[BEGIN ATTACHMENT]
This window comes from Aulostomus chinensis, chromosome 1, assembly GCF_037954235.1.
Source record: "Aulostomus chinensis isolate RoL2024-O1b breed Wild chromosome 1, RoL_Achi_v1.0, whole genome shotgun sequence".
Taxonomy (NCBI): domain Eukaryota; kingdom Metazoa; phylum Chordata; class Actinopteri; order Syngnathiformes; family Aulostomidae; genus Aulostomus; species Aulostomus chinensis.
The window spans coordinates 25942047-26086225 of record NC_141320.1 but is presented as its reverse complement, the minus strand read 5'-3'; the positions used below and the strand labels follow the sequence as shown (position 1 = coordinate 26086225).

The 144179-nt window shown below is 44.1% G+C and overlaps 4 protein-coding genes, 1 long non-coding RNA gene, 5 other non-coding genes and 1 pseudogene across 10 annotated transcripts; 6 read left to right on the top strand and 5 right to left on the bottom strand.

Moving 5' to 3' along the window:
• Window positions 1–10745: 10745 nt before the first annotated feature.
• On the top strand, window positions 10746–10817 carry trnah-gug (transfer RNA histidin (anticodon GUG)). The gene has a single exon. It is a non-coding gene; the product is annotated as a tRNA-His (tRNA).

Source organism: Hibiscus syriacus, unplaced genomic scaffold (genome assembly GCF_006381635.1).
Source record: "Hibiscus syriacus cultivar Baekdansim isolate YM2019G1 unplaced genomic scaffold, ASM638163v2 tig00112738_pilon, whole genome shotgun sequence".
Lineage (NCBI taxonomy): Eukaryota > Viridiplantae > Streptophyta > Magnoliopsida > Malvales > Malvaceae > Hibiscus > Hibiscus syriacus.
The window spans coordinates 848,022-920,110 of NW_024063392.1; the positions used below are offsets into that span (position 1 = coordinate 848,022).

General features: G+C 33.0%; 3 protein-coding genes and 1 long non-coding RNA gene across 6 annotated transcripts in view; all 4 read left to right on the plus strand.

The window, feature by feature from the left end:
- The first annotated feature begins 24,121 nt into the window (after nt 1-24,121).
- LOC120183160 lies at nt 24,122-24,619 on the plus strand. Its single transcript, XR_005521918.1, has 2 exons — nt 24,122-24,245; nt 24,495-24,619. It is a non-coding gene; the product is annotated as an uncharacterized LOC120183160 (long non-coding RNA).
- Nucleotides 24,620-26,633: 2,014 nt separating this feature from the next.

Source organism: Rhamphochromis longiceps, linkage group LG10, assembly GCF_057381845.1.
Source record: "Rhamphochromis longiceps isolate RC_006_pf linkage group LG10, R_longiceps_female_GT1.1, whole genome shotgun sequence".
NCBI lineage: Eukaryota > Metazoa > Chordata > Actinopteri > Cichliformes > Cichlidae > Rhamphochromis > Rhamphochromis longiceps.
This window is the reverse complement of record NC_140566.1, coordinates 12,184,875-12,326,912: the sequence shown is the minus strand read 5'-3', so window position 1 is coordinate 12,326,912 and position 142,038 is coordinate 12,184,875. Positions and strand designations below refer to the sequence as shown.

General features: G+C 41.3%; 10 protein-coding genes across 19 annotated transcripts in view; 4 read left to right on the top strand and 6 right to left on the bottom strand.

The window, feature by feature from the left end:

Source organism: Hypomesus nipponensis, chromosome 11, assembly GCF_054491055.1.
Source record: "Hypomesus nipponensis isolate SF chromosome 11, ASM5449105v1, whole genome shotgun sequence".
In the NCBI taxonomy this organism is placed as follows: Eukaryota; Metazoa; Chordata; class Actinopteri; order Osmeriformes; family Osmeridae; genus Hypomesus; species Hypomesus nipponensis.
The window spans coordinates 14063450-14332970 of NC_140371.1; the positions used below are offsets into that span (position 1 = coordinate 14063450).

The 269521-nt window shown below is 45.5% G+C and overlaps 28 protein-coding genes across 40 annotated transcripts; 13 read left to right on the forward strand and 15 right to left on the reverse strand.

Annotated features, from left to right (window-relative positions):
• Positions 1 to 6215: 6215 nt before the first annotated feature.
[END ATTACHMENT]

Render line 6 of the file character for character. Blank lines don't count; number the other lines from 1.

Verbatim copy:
Moving 5' to 3' along the window: